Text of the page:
Thursday, August 06, 2009

The internet can make you smarter

The internet is often a ridiculous place. There are websites full of people angry about something that happened 30 years ago in first edition D&D. There are people who argue about whether Balrog's have wings. There are massive bits of fandom that collectively ignore continuity- a lot of Harry Potter fanfic writers, for example, hated the epilogue of the final book, because it took away their license to play around with the characters. There are still forums full of people arguing about which series of Buffy was the worst. There is even a forum for Flat Earth believers (although its mostly full of people who spend their time debunking the theory).

I love this. Even on these ridiculous topics, I get to learn more. By spending time browsing random forums and blogs, I get information on debates that would never even have occured to me, and thats a lot of fun. Also, however, I've also gained useful information. My knowledge of polyamorous relationships has broadened greatly thanks to the net, along with an appreciation that relationships of many different kinds and colours exist, and exist happily.

My knowledge of feminism, vegetarianism, and racism have all broadened thanks to the internet. Reading blogs by feminists, people (mostly women), who have thought long and hard about these topics, and are more informed than I can be. These are concepts I would have encountered through other means, but perhaps not in such depth, and its made me think, and hopefully made me a better person.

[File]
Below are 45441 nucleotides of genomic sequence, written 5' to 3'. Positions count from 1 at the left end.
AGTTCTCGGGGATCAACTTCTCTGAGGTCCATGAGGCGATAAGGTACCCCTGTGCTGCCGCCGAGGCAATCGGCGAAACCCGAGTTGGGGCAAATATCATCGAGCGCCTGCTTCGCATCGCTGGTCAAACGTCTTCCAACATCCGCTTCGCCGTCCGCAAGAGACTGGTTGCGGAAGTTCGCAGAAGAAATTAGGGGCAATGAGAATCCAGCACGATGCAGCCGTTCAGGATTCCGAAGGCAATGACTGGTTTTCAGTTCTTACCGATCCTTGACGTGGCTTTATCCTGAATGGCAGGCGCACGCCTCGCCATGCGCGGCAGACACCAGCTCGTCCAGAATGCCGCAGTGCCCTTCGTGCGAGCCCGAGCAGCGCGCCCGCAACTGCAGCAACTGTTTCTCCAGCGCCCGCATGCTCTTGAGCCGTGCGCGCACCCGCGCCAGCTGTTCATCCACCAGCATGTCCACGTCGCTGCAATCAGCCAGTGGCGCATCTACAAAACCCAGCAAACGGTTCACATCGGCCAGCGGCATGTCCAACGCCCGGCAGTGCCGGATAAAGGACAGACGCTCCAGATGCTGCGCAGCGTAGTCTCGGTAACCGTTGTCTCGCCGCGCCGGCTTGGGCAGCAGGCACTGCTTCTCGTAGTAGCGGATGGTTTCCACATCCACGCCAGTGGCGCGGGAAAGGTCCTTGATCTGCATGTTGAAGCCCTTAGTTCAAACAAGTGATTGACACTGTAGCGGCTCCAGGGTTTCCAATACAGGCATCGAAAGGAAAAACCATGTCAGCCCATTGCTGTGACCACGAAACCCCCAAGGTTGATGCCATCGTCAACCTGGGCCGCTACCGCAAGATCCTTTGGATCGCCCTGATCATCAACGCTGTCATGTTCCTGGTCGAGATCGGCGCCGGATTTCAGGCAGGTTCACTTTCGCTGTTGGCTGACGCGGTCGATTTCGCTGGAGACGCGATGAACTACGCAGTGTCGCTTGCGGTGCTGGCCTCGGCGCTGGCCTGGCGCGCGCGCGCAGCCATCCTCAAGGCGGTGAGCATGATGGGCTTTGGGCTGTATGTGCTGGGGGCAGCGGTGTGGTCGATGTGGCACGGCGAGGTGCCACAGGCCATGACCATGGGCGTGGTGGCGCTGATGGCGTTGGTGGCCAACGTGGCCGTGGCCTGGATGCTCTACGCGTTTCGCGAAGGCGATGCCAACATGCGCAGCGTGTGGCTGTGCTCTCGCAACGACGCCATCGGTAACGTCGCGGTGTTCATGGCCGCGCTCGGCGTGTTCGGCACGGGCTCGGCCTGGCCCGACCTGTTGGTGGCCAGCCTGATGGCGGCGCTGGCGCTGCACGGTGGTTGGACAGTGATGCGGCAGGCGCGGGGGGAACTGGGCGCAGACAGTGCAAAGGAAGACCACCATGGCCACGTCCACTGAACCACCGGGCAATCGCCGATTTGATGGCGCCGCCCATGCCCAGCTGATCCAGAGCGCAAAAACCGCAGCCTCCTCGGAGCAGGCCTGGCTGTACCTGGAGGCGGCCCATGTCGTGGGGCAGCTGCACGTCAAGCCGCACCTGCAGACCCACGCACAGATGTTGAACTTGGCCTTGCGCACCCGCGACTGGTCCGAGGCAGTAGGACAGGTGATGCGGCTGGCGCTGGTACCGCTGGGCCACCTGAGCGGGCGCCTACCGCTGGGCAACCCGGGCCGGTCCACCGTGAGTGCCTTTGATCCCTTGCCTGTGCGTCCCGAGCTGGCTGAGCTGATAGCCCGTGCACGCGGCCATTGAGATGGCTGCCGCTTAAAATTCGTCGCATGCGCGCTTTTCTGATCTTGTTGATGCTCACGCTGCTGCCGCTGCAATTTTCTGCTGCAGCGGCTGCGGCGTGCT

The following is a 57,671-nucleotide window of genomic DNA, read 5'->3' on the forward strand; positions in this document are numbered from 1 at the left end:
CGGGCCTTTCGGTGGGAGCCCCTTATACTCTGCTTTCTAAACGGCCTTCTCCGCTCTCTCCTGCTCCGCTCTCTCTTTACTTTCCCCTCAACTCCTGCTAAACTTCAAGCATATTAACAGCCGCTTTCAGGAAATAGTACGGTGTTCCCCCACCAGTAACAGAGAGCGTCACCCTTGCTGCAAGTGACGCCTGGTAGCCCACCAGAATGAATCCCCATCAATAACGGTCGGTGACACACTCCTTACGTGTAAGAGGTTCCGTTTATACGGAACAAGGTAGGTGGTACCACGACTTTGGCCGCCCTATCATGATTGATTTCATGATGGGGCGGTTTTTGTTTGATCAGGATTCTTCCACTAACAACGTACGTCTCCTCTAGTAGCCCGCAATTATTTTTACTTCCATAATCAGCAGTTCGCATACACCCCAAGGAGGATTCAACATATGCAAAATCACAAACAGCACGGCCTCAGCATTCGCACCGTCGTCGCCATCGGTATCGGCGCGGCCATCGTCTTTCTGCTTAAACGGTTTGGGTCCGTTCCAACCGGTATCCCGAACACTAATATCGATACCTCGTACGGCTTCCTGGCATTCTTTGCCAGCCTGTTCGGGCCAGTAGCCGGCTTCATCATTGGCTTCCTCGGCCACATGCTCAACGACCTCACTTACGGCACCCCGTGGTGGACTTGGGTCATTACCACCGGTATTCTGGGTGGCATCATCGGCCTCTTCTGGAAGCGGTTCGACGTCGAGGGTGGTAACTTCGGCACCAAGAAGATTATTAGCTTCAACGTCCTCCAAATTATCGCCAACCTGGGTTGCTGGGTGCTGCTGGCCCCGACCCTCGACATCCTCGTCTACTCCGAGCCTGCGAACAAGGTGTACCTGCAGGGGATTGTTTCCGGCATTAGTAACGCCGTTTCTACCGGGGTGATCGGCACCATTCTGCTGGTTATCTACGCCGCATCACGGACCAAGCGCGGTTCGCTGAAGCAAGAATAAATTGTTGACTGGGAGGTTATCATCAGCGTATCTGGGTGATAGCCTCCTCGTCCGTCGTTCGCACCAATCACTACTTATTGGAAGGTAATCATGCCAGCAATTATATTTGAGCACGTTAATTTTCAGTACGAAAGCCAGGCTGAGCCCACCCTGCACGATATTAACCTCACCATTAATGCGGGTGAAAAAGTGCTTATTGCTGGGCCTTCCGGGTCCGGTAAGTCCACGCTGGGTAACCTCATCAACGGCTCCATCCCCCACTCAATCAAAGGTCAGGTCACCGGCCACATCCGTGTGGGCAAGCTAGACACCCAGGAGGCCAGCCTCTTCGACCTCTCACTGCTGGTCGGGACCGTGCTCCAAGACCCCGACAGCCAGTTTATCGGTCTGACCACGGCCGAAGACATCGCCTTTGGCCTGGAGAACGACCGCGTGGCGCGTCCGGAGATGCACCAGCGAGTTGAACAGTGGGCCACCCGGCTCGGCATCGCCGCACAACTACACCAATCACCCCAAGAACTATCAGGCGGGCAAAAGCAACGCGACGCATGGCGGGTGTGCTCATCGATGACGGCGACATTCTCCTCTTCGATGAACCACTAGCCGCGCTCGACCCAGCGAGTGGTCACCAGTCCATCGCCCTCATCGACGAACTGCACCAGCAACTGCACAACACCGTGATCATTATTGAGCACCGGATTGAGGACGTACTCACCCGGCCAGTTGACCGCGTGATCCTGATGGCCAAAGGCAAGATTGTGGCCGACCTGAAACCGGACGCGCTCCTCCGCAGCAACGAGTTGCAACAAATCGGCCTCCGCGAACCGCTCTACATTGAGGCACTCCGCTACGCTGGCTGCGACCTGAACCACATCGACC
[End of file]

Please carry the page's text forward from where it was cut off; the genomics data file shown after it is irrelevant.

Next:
My knowledge of types of politics I never really accepted has grown- libertarians, who I still tend to disagree with strongly, are all over the net, and have a fairly strong presence in the US. They're not really in existence in the UK, at least not in a strongly defined sense. I've heard the conservatives argue against taxes, but not in a particularly intellectual manner, as I've encountered more than once.

Even certain web comics have made me think about how I act in relationships. Something positive, for example, made me think hard about the idea of the "nice guy" syndrome, a concept that I had clung to that I now realise really does not hold that much water. Other comics have been plain good, some have been plain bad, and other websites have helped give me tools to distinguish between them.

I don't really have a conclusion I'm heading for with this essay, other than to say that the internet possesses a fantastic ability to amaze and educate if you let it, and escape from checking facebook every 5 minutes...

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